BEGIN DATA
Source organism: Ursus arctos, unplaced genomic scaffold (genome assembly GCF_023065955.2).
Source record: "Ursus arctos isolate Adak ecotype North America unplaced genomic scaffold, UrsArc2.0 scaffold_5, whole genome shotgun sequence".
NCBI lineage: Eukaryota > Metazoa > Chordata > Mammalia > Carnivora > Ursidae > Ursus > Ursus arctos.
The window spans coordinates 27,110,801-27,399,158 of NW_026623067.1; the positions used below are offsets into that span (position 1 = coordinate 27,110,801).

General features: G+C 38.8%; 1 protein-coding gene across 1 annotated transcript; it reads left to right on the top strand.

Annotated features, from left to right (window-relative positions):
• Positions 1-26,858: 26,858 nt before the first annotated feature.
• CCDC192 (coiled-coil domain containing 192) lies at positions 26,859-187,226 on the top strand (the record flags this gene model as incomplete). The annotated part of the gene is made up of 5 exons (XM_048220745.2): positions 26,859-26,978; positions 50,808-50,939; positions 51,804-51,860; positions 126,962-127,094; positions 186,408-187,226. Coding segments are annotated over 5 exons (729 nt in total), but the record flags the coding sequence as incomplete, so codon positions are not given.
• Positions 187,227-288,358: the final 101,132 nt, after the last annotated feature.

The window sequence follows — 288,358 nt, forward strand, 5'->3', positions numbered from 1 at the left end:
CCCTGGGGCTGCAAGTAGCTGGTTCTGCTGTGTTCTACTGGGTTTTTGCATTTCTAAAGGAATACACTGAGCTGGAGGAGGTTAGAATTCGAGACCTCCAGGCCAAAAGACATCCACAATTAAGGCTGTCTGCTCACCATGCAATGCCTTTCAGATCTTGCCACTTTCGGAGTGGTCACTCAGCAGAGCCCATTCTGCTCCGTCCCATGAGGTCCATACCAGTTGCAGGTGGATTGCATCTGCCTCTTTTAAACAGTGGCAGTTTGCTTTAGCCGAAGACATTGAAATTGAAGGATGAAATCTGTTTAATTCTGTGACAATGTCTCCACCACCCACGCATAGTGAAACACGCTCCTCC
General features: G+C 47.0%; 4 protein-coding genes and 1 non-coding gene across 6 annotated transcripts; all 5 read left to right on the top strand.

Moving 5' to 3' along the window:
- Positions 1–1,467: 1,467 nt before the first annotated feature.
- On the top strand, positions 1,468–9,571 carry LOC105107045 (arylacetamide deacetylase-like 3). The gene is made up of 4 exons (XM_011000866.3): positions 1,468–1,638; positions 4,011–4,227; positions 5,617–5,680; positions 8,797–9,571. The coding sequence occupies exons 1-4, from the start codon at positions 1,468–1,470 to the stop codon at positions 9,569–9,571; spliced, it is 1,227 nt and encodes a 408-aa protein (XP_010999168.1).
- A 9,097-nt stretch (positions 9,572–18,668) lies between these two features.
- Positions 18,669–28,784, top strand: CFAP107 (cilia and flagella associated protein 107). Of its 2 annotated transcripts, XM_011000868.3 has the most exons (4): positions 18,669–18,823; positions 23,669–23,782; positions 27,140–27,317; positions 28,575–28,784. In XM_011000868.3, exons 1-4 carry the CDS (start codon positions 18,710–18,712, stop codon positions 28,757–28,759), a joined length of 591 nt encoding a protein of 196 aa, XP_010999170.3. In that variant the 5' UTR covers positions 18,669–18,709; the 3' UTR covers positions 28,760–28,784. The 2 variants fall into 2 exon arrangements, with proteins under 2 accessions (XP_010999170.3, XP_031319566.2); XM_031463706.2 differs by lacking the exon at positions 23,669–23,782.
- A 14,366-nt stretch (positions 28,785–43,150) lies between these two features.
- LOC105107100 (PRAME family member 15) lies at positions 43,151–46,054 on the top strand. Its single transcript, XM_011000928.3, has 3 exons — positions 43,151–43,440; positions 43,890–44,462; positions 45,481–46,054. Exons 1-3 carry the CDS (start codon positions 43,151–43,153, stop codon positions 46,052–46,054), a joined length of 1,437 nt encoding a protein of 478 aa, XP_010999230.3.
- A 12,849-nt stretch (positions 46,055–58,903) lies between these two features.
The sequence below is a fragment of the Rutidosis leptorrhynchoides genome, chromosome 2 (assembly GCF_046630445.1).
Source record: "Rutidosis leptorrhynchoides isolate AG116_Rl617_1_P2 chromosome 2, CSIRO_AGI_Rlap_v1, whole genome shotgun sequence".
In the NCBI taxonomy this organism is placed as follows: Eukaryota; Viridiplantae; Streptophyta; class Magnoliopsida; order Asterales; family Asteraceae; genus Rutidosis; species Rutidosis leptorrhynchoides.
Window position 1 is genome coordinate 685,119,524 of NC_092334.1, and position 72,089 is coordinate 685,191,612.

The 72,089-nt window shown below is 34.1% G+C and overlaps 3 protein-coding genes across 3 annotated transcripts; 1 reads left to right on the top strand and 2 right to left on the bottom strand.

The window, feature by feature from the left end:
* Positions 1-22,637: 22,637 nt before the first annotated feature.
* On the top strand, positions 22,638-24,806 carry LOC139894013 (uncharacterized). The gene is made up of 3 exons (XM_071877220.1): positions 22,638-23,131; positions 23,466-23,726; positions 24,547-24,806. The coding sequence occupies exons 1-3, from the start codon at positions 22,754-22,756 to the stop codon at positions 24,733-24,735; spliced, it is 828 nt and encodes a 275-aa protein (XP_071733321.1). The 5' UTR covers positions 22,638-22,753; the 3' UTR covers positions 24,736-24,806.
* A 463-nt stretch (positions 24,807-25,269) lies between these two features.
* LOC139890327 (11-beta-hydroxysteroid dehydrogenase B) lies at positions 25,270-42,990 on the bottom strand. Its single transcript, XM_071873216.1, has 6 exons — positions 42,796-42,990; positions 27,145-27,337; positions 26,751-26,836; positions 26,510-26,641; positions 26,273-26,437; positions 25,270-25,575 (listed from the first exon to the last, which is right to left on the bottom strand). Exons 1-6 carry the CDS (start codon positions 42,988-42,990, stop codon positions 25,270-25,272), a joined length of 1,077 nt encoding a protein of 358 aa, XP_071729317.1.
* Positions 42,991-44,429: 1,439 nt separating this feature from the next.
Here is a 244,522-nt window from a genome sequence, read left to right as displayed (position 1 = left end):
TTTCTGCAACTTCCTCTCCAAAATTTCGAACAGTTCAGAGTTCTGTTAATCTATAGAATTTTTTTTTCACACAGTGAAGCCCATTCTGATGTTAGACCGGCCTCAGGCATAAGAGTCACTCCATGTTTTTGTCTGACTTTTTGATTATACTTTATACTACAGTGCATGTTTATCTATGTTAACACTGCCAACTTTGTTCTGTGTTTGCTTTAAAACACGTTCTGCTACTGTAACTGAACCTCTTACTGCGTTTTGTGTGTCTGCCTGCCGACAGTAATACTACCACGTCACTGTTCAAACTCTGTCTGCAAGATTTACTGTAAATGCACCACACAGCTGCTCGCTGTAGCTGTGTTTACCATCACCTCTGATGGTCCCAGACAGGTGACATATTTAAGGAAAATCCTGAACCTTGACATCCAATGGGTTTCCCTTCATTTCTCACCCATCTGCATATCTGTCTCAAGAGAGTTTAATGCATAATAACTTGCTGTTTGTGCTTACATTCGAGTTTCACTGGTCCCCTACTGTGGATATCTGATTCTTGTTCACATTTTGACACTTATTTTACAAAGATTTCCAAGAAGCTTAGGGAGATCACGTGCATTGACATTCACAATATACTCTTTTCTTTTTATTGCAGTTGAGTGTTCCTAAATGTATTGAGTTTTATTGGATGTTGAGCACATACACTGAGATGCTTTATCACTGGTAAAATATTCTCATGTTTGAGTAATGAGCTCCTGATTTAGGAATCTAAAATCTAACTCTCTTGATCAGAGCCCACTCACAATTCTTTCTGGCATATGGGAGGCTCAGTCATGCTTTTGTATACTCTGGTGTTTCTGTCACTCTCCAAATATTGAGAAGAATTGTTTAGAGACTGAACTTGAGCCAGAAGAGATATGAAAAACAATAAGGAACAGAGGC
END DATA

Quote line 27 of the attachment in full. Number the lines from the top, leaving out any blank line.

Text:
* Positions 1-22,637: 22,637 nt before the first annotated feature.